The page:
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NO REGGAE AT THE NATIONAL ASSOCIATION OF MUSIC MERCHANTS!

 Guitatist Earl ‘Chinna’ Smith—

RESPECTED guitarist Earl ‘Chinna’ Smith says Jamaican administrators missed a golden opportunity by not showcasing the country’s music at the recent National Association of Music Merchants (NAMM) in Anaheim, California.

Smith attended the January 21-24 show at Anaheim Convention Center. The annual event, a must-go for musicians, attracted 100,000 persons over four days.

It was the second visit at NAMM for the veteran session musician. He said one of its most popular attractions was a John Lennon booth where the former Beatle’s legacy was honored by musicians who performed his songs.

In addition, organizers of the booth donated US$14,000 of equipment daily, including four Epiphone Casino guitars which Lennon consistently used throughout his career.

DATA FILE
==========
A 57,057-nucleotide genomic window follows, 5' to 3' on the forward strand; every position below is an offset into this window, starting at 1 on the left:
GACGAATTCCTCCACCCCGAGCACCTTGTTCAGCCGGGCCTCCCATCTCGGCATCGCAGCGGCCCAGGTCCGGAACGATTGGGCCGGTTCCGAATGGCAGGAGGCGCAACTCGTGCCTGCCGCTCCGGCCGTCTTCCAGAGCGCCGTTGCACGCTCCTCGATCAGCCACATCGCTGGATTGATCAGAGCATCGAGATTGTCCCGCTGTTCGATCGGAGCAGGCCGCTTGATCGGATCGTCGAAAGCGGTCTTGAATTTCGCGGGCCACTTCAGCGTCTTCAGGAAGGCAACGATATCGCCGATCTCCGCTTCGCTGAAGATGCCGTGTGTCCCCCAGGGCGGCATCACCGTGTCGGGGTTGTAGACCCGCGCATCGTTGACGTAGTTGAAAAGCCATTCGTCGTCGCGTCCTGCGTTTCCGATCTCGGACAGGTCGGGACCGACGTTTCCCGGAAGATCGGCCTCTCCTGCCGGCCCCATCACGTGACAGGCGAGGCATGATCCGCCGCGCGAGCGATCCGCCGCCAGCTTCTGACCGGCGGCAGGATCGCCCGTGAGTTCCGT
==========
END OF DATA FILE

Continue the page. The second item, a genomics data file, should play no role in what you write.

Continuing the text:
John Lennon

John Lennon

“With an artist like Bob Marley wid such a strong message, there should have been a presence. The Lennon people were spreading his message with song like Imagine an’Give Peace a Chance,” said Smith. “As Rasta, our message of One Love, Africa Unite…none of dat was there.”Smith, who played on three of Marley’s albums, believes because the reggae king is identified as a musician with the Gibson guitar, that company could have been approached to manufacture a Marley brand.

“Yuh could come up wid a guitar dat’s affordable fi some likkle youth who put together a band. Dem woulda want a Bob Marley guitar,” he said.

Bob Marley

Bob Marley

This year’s NAMM was attended by high-profile artists such as Stevie Wonder and Grammy-winning rock band Toto.

First held in 1901, the NAMM is the world’s largest music trade show. The top manufacturers of instruments are represented at the show, which is also held annually in Frankfurt, Germany.

—By Howard Campbell

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